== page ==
Making Peace Vigil

Standing up for peace


Posted by strattof on December 6, 2017

Many low and moderate income people use extremely expensive payday loans to meet their monthly budget. In Saskatchewan a one week $100 payday loan could cost $23.  That amounts to a yearly interest rate of over 1100%, much greater than the 19% to 28% rate credit card users typically pay.

Some low income borrowers get caught in a debt trap – taking a loan they cannot afford and then extending the loan or taking another loan to pay off the original loan.

This week Making Peace Vigil joins a national campaign aimed at ending predatory lending practices. We are encouraging credit unions and chartered banks to make mainstream banking fairer and improve their services to low and moderate income Canadians.    


A payday loan is a high cost, small, short term loan provided without security. The loan can be up to $1,500 and has a term of less than 62 days.

Loans are payable on or after the next regular pay date and agreements are to be in writing. The provincial government limits lenders to charging no more than $23 in fees for every $100 advanced.  For example, if you are short $300 until payday, a loan could cost $69.  Defaulting on payment could cost additional interest at a 30% annual rate and an additional fee of up to $50.

In February 2018, the provincial government will be lowering these fees to $17 and $25. However, even these reduced fees are exorbitant.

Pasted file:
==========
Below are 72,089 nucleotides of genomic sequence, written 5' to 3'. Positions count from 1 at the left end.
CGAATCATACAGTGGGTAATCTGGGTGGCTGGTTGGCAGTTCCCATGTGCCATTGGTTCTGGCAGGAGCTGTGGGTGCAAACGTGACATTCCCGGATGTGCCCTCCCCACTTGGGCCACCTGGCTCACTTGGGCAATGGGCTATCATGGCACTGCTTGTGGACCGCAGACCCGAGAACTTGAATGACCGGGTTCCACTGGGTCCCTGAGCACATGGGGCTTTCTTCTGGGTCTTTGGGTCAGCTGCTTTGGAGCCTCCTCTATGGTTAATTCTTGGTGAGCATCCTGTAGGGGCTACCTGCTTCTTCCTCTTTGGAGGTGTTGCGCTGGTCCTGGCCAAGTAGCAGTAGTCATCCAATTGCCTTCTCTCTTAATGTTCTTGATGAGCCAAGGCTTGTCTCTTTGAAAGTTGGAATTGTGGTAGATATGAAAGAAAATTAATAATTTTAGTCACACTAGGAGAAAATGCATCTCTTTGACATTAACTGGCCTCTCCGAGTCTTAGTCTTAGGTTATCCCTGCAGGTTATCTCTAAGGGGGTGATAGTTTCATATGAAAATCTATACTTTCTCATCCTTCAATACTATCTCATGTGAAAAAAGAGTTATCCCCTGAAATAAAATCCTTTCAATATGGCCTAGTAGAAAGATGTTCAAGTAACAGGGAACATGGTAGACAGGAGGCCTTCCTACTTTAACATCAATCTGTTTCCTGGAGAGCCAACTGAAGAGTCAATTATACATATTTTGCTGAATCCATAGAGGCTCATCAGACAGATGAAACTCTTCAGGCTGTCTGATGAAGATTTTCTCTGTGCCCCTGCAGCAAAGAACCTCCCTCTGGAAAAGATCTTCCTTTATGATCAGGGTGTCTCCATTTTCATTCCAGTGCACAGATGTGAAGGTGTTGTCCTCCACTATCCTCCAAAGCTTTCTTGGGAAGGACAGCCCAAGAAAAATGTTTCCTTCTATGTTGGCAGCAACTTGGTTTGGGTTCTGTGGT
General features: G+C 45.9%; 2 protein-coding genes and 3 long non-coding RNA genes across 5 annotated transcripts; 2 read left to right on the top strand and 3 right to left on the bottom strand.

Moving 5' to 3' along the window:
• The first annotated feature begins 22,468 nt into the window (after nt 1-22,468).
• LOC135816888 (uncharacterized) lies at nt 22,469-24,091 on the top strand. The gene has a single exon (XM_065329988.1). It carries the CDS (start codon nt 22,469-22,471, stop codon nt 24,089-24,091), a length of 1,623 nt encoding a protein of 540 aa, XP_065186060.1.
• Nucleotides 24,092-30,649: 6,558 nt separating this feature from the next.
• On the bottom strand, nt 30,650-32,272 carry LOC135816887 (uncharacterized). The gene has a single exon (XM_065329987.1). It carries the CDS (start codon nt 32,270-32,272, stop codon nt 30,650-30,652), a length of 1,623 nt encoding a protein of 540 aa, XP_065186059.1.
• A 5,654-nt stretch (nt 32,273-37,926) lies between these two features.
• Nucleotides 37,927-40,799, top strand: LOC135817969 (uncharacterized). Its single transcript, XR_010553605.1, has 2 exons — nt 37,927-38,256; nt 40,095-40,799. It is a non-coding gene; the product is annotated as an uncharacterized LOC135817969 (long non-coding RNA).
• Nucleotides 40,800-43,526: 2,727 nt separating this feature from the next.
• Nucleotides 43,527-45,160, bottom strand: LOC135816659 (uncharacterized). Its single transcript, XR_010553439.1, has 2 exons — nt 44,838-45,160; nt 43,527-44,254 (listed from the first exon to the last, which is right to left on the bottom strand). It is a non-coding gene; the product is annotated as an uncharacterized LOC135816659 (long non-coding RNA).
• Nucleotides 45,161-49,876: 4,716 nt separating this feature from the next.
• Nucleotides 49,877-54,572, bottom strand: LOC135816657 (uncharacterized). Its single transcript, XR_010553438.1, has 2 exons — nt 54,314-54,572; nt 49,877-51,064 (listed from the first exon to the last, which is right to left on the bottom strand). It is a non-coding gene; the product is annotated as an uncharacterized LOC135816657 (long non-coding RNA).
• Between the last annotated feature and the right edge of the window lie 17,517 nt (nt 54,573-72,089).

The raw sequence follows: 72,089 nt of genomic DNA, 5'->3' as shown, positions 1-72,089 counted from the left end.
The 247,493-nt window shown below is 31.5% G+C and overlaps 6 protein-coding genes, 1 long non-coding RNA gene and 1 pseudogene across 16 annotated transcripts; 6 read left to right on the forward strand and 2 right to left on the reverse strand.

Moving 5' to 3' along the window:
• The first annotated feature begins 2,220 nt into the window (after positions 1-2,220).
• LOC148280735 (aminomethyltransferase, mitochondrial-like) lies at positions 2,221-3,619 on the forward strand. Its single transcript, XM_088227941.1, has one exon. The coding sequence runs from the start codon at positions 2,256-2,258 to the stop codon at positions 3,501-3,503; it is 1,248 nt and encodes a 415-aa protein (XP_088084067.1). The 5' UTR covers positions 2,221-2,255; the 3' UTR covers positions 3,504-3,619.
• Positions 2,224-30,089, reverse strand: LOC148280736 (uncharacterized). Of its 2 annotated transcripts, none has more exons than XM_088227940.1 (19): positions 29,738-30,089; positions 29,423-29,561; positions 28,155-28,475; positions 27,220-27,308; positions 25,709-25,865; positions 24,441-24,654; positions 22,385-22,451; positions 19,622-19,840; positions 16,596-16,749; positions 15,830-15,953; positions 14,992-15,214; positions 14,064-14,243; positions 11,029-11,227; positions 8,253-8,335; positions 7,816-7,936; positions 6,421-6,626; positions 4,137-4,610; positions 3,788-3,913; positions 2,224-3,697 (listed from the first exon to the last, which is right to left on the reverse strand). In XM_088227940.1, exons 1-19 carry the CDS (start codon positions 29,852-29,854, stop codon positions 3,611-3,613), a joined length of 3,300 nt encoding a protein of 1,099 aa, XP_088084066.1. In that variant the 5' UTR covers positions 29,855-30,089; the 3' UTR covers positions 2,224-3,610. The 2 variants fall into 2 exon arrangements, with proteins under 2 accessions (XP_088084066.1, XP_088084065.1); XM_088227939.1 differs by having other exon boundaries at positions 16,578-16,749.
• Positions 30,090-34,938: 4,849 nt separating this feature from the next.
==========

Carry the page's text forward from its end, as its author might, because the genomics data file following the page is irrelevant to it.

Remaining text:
As of July 2017, there were 58 licensed payday lenders in the province, with 14 operating in Regina. Those without bank accounts may come to rely on these very expensive payday loans.


  • Limited or no access to banking: Many people with low incomes are unable to cash cheques except at payday lenders.
  • Inadequate identification to open an account.
  • Lack of access to a secure computer.
  • Low or no access to affordable and safe loans and financial services.
  • Holding cheques until funds clear banking system.
  • Not sufficient funds (NSF) charge of $45. 



The federal government is currently reviewing Canada’s Bank Act with changes scheduled for 2019.  Changes to make banking and financial services more accessible and affordable for those with low and moderate incomes include the following.

Mandate banks and credit unions to:

  • Provide access to low interest credit for emergencies.
  • Provide low interest overdraft loans for times when you need money but have none in your account.
  • Eliminate holds on cheques so funds are deposited in your account when you cash a cheque.
  • Reduce NSF fees from $45 to $10.
  • Create a national anti-predatory lending strategy.
  • Make it easier for people with low incomes to open accounts. 


With over 6,000 post office locations across Canada, having banking services at post offices would make banking more accessible, especially to those in small towns, rural areas, and Indigenous communities. And financial products for low income earners would offer a genuine alternative to payday lenders.

Postal banking has been a success in many countries. It’s time to bring postal banking to Canada.


  1. Send emails to Justin Trudeau and Finance Minister Bill Morneau demanding fair banking for all Canadians:;

Further information and an online form for a letter are available  at the Acorn Canada website:

  1. Talk to your MP and encourage him to support fair banking and postal banking in Saskatchewan and Canada.

Regina ‒ Lewvan: Erin Weir, 306-790-4747

Regina ‒ Qu’Appelle: Andrew Scheer, 306-332-2575

Regina ‒ Wascana: Hon. Ralph Goodale, 306-585-2202

3. If you have concerns about a loan you have made contact Saskatchewan’s Consumer Credit Division at 306-787-6700. They may be able to help you.

The Fair Banking campaign is organized and sponsored by Acorn Canada: Uniting Communities for Justice.

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